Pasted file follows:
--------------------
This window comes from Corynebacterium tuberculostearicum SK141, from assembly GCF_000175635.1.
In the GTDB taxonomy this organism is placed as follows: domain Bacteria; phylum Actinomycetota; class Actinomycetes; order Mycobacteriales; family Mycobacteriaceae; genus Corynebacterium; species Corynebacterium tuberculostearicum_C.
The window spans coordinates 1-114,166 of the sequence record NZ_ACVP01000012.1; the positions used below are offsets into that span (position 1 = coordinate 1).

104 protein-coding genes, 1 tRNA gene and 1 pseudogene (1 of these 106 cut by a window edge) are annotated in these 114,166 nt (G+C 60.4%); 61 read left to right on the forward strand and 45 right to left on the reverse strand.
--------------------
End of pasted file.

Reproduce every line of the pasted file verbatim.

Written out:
This window comes from Corynebacterium tuberculostearicum SK141, from assembly GCF_000175635.1.
In the GTDB taxonomy this organism is placed as follows: domain Bacteria; phylum Actinomycetota; class Actinomycetes; order Mycobacteriales; family Mycobacteriaceae; genus Corynebacterium; species Corynebacterium tuberculostearicum_C.
The window spans coordinates 1-114,166 of the sequence record NZ_ACVP01000012.1; the positions used below are offsets into that span (position 1 = coordinate 1).

104 protein-coding genes, 1 tRNA gene and 1 pseudogene (1 of these 106 cut by a window edge) are annotated in these 114,166 nt (G+C 60.4%); 61 read left to right on the forward strand and 45 right to left on the reverse strand.